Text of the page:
Income statement accounts

Income statement accounts are those accounts in the general ledger that are carried forward into the profit and loss statement of an organization. These accounts are usually positioned later in the general ledger, following those accounts used to compile the balance sheet.

The income statement accounts most commonly used are as follows:

  • Revenue. Contains revenue from the sale of products and services. Could be segregated into additional accounts to record sales for particular products, regions, or other classifications.
  • Sales discounts. This is a contra account, containing discounts granted to customers from the gross sale price.
  • Cost of goods sold. Contains the cost of manufactured goods or merchandise sold during the period. Could be segregated into additional accounts to record the costs of direct materials, direct labor, and factory overhead.
  • Compensation expense. Contains the costs of salaries and wages incurred during the reporting period for all employees. This includes bonuses, commissions, and severance pay.
  • Depreciation and amortization expense. Contains the periodic depreciation and amortization charges associated with tangible and intangible fixed assets.
  • Employee benefits. Contains the employer-paid portions of the costs of numerous benefits, such as medical insurance, life insurance, and pension plan contributions.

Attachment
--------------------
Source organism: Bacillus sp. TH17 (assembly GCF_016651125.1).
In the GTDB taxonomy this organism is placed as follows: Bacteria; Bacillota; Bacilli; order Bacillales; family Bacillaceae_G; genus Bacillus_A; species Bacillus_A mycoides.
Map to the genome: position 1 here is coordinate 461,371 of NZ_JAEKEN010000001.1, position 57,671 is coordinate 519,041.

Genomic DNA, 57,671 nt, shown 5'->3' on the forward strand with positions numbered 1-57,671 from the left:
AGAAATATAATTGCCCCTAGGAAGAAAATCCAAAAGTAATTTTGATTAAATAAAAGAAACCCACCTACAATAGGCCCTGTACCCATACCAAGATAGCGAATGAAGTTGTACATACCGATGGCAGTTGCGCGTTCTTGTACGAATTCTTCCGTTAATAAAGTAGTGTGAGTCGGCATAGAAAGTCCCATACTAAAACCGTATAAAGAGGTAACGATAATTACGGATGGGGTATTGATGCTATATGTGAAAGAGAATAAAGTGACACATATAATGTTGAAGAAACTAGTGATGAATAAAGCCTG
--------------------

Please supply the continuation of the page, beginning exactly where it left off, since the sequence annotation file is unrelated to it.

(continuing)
• Insurance expense. Includes the recognized cost of insurance, such as for building insurance or general liability insurance.
  • Marketing expenses. Contains the costs of a variety of expenses, including advertising, publications, and brochures.
  • Office supplies expense. Contains the costs of all incidental supplies incurred by the business that are not related to production activities.
  • Payroll taxes. Contains the employer-paid portions of payroll taxes, such as social security.
  • Professional fees. Contains the costs of auditors, attorneys, and consultants.
  • Rent expense. Contains the cost of lease payments on facilities and land being leased by the entity.
  • Repair and maintenance expense. Contains the costs of all repair and maintenance activities incurred by the business that are not related to production activities.
  • Taxes. Contains property taxes, use taxes, and other taxes charged by local governments.
  • Travel and entertainment expense. Contains the costs of all airfare, mileage reimbursement, hotels, and related expenses incurred by employees.
  • Utilities. Contains the costs of telephones, electricity, gas, and so forth.
  • Income taxes. If the entity is subject to income taxes, the amount is recorded in this account.

An organization located in a unique industry may find that it requires additional accounts beyond the ones noted here. Alternatively, they may find that certain accounts are of no use. Thus, the exact set of income statement accounts used will vary by company.